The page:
Poststructuralism and Derrida

Deconstruction is a delicate art, even for the grandfather of poststructuralism himself.  If there is one thing that I’ve learned in my time spent studying Literary Theory and specifically the movement in the late 1960’s in Paris, it is that the entire system works as a conversation.  Though many of these theorists acknowledge real-world ramifications to their theories and works, it is important to remember, and this fact is often overlooked by the American literary consensus, that Derrida and his predecessors and followers (Lacan, Foucault, Saussure, Cixous, etc) were as interested in conversation as they were in theories.  Theories stem from reaction, and reaction stems from inspiration, which again stems from inspiration, etc.  So, the literary theorists who are so often discredited by students and teachers alike as being “too complicated for their own good” and equally credited by the art and literary classicists like Greenberg as the final downfall to art in the 20th century, they were really just theorizing.  Not to assume that Derrida would assume that deconstruction has no real ramifications in the real-world, but rather to imply that deconstruction serves first and foremost as an idea.  This is an important thing to consider, especially when we are viewing deconstructive and poststructuralist art.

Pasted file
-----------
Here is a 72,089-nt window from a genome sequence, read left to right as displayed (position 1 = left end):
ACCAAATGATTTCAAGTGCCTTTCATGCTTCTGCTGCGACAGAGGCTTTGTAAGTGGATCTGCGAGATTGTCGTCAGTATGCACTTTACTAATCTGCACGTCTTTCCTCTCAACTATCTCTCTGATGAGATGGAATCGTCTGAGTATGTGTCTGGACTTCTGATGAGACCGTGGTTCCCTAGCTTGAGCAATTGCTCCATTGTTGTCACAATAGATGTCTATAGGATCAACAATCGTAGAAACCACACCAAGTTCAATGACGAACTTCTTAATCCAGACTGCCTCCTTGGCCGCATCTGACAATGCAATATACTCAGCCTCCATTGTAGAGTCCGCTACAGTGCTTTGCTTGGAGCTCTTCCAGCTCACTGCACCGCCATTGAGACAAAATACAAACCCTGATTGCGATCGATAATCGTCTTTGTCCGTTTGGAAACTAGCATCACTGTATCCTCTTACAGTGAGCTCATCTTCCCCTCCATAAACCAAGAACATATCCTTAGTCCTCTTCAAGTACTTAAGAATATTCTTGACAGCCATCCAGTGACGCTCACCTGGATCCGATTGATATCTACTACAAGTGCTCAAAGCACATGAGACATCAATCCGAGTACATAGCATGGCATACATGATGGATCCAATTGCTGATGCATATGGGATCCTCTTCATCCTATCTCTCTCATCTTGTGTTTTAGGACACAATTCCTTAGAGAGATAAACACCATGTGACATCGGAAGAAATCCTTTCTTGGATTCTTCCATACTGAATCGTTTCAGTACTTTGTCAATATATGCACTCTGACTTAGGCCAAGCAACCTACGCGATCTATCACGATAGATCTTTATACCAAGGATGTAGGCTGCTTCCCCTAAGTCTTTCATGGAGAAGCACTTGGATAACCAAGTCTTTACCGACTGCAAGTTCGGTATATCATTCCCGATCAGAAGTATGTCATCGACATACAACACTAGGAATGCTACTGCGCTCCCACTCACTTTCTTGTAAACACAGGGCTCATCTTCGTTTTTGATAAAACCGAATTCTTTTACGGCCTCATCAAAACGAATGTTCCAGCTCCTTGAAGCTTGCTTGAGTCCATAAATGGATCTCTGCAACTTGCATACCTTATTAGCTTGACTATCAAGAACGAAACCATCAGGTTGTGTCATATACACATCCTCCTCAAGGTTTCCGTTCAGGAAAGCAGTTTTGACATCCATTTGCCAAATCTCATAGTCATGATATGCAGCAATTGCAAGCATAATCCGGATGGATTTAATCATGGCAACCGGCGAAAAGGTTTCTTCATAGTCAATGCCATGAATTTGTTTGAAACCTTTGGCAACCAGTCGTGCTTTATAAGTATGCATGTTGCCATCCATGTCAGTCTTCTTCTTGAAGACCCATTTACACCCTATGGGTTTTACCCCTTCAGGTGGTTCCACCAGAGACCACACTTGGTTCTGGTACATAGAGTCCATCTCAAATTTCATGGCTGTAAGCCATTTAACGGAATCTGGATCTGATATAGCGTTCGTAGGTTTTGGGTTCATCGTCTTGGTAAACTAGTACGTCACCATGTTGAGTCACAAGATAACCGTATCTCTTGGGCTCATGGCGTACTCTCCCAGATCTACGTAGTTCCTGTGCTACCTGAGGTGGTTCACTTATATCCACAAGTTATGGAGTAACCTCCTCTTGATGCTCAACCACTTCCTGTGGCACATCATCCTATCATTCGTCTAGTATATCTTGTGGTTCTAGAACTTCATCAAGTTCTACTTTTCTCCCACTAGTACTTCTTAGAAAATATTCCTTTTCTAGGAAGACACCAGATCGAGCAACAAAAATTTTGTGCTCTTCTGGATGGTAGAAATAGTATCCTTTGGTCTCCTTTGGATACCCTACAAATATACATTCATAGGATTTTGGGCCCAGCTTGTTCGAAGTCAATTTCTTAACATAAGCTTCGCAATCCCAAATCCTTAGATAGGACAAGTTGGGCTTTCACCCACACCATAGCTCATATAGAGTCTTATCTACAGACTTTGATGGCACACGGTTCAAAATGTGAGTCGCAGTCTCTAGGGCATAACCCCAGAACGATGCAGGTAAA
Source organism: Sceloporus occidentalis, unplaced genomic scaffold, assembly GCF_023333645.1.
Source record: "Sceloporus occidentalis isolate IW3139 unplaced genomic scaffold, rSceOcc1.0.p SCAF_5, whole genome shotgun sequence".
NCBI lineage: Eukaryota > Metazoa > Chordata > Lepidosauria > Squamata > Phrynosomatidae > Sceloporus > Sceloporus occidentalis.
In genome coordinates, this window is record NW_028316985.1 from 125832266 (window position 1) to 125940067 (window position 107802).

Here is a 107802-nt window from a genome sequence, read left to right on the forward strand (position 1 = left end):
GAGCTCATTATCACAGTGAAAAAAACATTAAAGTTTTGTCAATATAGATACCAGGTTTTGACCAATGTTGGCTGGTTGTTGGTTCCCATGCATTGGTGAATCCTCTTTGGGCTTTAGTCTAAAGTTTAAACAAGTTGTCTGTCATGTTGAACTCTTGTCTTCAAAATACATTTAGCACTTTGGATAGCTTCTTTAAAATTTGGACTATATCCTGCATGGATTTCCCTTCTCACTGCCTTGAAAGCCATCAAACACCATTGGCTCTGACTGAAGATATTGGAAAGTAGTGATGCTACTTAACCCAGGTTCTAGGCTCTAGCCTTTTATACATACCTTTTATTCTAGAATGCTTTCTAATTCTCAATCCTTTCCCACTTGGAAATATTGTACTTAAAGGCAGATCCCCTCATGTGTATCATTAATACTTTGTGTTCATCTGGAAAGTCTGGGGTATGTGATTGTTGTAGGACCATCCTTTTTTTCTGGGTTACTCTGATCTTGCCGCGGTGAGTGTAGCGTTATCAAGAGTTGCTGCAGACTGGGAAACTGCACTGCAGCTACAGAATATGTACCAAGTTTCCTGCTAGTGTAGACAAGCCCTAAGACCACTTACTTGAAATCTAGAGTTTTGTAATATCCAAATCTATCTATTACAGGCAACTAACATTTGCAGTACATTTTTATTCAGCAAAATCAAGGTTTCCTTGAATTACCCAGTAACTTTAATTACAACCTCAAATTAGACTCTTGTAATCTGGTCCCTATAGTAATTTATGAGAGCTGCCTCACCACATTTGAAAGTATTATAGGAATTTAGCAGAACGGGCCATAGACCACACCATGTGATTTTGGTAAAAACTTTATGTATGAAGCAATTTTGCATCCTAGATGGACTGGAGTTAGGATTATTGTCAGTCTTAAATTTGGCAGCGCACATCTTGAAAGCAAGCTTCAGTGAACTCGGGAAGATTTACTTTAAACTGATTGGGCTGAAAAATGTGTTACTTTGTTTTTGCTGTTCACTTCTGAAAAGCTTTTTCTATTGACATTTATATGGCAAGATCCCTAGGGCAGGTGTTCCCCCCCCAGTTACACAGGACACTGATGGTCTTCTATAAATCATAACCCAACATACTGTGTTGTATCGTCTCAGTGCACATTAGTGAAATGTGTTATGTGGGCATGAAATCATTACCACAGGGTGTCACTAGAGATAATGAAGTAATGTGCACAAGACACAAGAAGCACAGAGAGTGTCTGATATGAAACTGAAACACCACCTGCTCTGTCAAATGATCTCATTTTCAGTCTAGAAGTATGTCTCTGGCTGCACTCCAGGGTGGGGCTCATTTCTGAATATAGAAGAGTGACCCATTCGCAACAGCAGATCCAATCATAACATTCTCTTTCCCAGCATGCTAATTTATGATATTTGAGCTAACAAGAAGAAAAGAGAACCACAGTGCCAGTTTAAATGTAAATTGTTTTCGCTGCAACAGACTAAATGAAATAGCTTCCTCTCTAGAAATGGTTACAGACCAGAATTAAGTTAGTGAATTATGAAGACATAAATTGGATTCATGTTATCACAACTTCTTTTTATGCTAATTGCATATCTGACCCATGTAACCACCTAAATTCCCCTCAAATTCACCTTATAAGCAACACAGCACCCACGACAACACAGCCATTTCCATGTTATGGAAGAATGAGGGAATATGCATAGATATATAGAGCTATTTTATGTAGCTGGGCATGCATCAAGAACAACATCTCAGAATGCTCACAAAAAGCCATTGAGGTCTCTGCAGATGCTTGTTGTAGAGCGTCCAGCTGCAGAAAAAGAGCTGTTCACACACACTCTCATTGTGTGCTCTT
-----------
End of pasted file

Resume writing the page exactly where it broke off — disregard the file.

As Derrida writes in On Grammatology:

“Since we take nourishment from the fecundity of structuralism, it is too soon to dispel our dream.  We must muse upon what it might signify from within it.  In the future it will be interpreted, perhaps, as a relaxation, if not a lapse, of the attention given to force, which is the tension of force itself.  Form fascinates when one no longer has the force to understand force from within itself.  That is, to create.”

One Response

  1. Nicely put. So much energy is expended to understand folks like Derrida (he exhausted me) that we do forget that theorizing is conversation. . . It is ongoing and thought provoking . . . like art.

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